Release Date:
01/01/2013
UPC:
0883929320981
Original Release:
2011
Rating:
PG
Source:
Paramount Catalog
Presentation:
[3D]
Time:
2:06:00
Format:
3D
Sales rank:
32,004

Special Features

Disc 1 - Blu-Ray Feature Film + Special Features:; Shoot The Moon: The Making Of Hugo; The Cinemagician, Georges Méliès; Big Effects, Small Scale; The Mechanical Man At The Heart Of Hugo; Sacha Baron Cohen: Role Of A Lifetime

Cast & Crew

Performance Credits
Ben Kingsley Georges Méliès
Sacha Baron Cohen Station Inspector
Asa Butterfield Hugo Cabret
Chloë Grace Moretz Isabelle
Ray Winstone Uncle Claude
Emily Mortimer Lisette
Christopher Lee Monsieur Labisse
Helen McCrory Mama Jeanne
Michael Stuhlbarg Rene Tabard
Frances de la Tour Madame Emilie
Richard Griffiths Monsieur Frick
Jude Law Hugo's Father
Kevin Eldon Policeman
Gulliver McGrath Young Tabard
Shaun Aylward Street Kid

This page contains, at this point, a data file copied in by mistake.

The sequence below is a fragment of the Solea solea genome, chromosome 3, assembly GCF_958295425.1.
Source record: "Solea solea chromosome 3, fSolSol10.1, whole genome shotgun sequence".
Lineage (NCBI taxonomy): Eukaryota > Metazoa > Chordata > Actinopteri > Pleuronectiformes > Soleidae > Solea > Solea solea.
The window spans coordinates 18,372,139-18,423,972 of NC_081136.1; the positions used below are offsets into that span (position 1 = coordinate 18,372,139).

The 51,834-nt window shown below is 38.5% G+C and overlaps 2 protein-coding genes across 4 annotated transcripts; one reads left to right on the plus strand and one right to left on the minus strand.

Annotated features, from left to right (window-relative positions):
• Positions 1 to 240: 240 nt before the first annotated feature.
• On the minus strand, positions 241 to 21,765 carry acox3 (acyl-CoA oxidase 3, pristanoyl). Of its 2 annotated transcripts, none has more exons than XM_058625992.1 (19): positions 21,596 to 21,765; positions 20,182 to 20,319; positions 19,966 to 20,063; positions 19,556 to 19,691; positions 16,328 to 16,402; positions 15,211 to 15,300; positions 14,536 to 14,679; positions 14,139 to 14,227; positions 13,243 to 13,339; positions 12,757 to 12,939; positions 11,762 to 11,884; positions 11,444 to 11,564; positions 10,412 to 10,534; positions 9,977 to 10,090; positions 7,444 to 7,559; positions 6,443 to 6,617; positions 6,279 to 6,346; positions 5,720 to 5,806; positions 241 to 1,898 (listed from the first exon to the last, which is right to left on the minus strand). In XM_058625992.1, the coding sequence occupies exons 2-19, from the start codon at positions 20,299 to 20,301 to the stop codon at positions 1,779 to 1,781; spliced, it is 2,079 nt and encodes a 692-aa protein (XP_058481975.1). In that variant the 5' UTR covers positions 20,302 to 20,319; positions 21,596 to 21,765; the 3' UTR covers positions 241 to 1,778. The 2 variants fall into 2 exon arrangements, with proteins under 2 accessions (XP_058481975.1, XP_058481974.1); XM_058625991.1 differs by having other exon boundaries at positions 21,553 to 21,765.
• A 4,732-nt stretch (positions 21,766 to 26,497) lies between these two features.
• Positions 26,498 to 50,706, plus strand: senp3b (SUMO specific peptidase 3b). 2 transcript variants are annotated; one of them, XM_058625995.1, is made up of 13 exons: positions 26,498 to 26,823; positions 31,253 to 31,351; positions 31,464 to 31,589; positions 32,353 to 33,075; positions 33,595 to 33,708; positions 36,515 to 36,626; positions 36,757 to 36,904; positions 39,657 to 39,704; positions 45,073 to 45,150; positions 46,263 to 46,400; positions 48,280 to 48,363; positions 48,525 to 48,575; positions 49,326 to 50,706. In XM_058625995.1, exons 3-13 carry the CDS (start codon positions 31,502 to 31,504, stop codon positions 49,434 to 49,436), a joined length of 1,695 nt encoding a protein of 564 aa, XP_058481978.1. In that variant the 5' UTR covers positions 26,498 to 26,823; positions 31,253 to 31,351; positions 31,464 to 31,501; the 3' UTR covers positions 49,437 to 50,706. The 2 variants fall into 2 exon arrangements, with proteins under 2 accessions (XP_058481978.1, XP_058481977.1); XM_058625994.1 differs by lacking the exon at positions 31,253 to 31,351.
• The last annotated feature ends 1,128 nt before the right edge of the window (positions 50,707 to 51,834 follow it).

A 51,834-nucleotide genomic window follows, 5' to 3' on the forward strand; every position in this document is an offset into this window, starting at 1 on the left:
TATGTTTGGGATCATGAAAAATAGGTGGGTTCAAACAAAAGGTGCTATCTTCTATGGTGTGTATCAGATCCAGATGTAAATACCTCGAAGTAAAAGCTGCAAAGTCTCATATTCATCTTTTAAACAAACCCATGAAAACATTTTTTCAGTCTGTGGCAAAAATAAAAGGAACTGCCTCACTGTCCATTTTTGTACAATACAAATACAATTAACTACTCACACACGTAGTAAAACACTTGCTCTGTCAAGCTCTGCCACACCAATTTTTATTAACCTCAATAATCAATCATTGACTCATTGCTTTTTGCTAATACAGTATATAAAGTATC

Emil Lager Django Reinhardt
Angus Barnett Theatre Manager
Edmund Kingsley Camera Technician
Max Wrottesley Train Engineer
Marco Aponte Train Engineer Assistant
Ilona Cheshire Cafe Waitress
Catherine Scorsese Child at Café
Emily Surgent Child at Café
Lily Carlson Child at Café
Frederick Warder Arabian Knight
Chrisos Lawson Arabian Knight
Tomos James Arabian Knight
Ed Sanders Young Tabard's Brother
Terence Frisch Circus Barker
Max Cane Circus Barker
Frank Bourke Gendarme
Stephen Box Gendarme
Ben Addis Salvador Dali
Robert Gill James Joyce

Technical Credits
Martin Scorsese Director,Producer
Kate Benton Makeup
David Crockett Executive Producer
Barbara de Fina Executive Producer
Christi Dembrowski Executive Producer
Johnny Depp Producer
Polly Fehily Makeup
Dante Ferretti Production Designer
Martin Foley Art Director
Mandy Gold Makeup
Tim Headington Producer
Christian Huband Art Director
Georgia Kacandes Executive Producer
Graham King Producer
Emma Tillinger Koskoff Executive Producer
Ellen Lewis Casting
John Logan Screenwriter
Rod McLean Art Director
Randall Poster Musical Direction/Supervision
Sandy Powell Costumes/Costume Designer
Robert Richardson Cinematographer
Stuart Rose Art Director
Morag Ross Makeup
Thelma Schoonmaker Editor
Howard Shore Score Composer
Luca Tranchino Art Director
Joss Williams Special Effects Supervisor